“We’re at 9,750 pounds and still counting,” said Cindy Balderas, treasurer of Powell Valley Loaves and Fishes, on Wednesday. “We couldn’t be more excited and thrilled with the turnout.”
Balderas said she believes Saturday’s effort was the largest food drive ever for the local food pantry.
The numbers fluctuate, but local food drives usually provide about 6,000 pounds of food.
Going into busy summer months, when the pantry sees an increase in use, the shelves are now replenished.
“This has given us a boost in the arm for our summer and early fall,” Balderas said.
Local U.S. Postal Service employees collected nonperishable food along with mail on Saturday as part of the National Association of Letter Carriers’ “Stamp Out Hunger” Food Drive. For the first time, local residents received reusable blue bags in their mailboxes to fill with food.
Balderas said she believed the reusable bags helped in several ways. Not only can they be used for future drives, but they were stronger and didn’t tear.
“They were a visual reminder — ‘We need your help, and we’re coming to collect food,’” Balderas added.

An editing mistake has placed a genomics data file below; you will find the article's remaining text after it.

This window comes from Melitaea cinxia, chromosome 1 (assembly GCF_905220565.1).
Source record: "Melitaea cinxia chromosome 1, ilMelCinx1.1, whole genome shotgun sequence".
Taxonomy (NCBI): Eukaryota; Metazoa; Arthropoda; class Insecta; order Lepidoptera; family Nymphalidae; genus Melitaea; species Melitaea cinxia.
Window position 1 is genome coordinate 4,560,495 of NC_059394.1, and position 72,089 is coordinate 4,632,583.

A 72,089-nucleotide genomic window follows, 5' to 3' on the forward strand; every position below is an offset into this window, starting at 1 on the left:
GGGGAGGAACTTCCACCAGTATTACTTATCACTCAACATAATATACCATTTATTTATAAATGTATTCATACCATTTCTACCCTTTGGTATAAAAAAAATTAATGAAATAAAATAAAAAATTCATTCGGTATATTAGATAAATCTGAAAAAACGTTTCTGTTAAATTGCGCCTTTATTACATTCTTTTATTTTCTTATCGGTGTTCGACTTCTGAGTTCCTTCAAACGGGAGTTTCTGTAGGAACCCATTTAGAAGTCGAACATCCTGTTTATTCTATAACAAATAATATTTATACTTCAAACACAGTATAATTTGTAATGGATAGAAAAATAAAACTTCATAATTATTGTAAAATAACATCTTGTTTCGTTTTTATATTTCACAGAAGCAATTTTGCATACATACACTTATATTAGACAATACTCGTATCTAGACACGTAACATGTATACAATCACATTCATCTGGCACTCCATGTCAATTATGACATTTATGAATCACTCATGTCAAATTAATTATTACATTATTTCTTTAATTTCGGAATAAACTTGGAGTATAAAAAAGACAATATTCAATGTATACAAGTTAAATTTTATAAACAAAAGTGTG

Those unable to fill the bags with food were asked to return them for future use.
Balderas said there were a few small hiccups, such as one part of town not receiving bags, but overall, it was a great success.
“We’re so pleased and so thankful for our Postal Service,” she said. While it was a nation-wide food drive, the Powell Post Office “went above and beyond on Saturday,” Balderas said.
She thanked local letter carriers, volunteers and the community for making the drive “a tremendous success.”
“Our community is so generous to us, and not just to us, but to all nonprofits and service organizations,” Balderas said. “It was the whole community, in town and the country.”
In addition to thousands of pounds of food, the community’s generosity showed itself in other ways. Domino’s Pizza donated pizza and drinks for workers. The Park County Annex in Powell, where the food pantry is located, remained open Saturday as food was unloaded and stored. The building’s custodian then stayed late to clean up, making sure the annex was ready for Monday morning, Balderas said.
“We were just overwhelmed with the community spirit and everyone helping out,” she said. “It was an all-around wonderful, successful food drive.”